Twenty-nine Chinese fishermen have been kidnapped at sea by unidentified North Koreans who have demanded 1.2 million yuan ($190,000) in ransom, fellow sailors and media said Thursday.
The men were fishing in three separate vessels on May 8 when gunmen boarded their boats and forcibly took them over, locking up those on board, said a boat owner surnamed Sun who has been in touch with the captives.
Their whereabouts were not known, but foreign ministry spokesman Hong Lei said China was maintaining "close contact" with North Korea "in order to find an early solution to the case".
"We have also demanded relevant sides ensure the safety and legitimate rights and interests of Chinese fishermen," he told reporters, but gave no further details.
Chinese state media reports said the men were fishing off the country's northeast coast, in the waters that run between China and North Korea, when they were snatched.
"On May 9, one of the kidnapped boat owners used a phone given to him by the North Koreans to call us. He said the kidnappers asked for a ransom of 400,000 yuan per boat," Sun -- who like the hostages is from the northeastern port city of Donggang -- told AFP.
Sun, who refused to give his full name, said another boat owner he works with managed to speak to the hostages again earlier this week.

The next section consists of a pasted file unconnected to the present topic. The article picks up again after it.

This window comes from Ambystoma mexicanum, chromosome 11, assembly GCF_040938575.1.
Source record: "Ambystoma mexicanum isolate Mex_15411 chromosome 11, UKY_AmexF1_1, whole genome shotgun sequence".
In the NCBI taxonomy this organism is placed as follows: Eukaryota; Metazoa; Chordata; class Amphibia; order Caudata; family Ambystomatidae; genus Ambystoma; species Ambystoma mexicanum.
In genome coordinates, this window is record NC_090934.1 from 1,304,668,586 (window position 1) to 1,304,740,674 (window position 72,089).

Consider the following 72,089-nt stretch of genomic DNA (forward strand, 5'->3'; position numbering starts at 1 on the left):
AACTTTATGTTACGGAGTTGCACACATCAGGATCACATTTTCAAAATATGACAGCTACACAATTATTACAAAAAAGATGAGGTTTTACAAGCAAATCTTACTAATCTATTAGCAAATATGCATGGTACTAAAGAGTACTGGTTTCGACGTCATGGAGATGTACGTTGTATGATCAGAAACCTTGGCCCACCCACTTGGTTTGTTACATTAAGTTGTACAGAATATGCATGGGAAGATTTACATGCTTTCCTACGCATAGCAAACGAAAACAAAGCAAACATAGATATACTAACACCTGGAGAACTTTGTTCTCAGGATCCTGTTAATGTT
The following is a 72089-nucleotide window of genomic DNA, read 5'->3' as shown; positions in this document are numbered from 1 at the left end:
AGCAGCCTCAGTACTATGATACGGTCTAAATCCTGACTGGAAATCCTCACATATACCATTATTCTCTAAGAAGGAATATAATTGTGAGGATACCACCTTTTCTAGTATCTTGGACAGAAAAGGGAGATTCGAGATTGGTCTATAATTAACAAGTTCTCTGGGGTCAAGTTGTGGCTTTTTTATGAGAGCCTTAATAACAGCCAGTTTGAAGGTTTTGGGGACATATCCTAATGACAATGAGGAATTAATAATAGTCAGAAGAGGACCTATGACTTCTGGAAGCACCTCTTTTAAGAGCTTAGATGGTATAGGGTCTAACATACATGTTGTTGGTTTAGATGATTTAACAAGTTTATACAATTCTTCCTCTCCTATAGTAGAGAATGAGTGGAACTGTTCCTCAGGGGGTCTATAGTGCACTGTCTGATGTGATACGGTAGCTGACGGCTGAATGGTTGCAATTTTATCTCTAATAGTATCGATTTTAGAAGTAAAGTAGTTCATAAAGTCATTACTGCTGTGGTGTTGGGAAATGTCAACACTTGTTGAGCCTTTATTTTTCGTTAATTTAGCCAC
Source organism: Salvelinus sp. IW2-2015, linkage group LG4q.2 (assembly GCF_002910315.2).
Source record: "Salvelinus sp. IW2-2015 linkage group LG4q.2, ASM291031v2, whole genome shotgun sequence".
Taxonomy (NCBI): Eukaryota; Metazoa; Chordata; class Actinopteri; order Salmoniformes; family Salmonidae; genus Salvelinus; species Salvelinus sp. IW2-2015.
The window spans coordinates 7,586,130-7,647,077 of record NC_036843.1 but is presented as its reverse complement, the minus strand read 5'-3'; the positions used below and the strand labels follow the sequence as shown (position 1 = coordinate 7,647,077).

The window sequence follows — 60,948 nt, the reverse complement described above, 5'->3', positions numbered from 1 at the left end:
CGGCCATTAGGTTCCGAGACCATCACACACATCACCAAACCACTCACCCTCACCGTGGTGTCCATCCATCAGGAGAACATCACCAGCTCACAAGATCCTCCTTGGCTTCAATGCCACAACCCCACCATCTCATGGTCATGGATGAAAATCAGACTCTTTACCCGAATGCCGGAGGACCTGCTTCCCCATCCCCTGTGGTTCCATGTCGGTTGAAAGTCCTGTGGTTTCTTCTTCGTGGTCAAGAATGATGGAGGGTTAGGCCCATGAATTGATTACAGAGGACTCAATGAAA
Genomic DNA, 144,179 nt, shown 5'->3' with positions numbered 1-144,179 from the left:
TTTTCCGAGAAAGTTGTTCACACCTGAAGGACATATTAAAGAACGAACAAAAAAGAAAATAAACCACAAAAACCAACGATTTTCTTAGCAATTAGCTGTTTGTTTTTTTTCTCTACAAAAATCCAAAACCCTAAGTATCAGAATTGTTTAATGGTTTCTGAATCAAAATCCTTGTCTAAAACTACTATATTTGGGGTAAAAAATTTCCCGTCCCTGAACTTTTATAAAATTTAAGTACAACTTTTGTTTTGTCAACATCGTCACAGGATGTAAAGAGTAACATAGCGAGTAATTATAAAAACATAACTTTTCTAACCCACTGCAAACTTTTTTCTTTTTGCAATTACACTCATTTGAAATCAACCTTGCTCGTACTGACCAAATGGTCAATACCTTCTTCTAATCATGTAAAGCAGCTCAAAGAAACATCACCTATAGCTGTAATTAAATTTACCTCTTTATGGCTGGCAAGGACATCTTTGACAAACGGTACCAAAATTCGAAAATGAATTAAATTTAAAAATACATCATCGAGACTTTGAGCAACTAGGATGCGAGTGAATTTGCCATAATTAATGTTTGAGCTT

"He could hear in the background that sailors were being beaten and there was the sound of crying, and the boat owner said they had not eaten for two days," he said.
"If the kidnappers don't get the money by today (Thursday), they will sell off the boats, which are worth 3 million yuan."
Another Donggang-based boat owner surnamed Zhang said no threats had yet been made against the sailors themselves.
Media reports say the three vessels were taken to North Korean waters, but Sun said he was "100 percent sure" there were Chinese people among the hijackers.
"They left us a Chinese number, and once, the hijacked boat owner called, I picked up the phone and asked if there were any Chinese people besides them. He whispered 'yes'," he said.
Chinese fishermen regularly run into difficulties with the authorities of other countries as they fish in areas that are claimed by both China and its neighbours.
However, there was no immediate indication that the North Korean gunmen who seized the sailors were security forces from the isolated country -- which counts China as its sole major ally.
Calls to the Donggang government went unanswered, and an official at the government of Dandong city -- which oversees Donggang -- said they were not in charge of the case.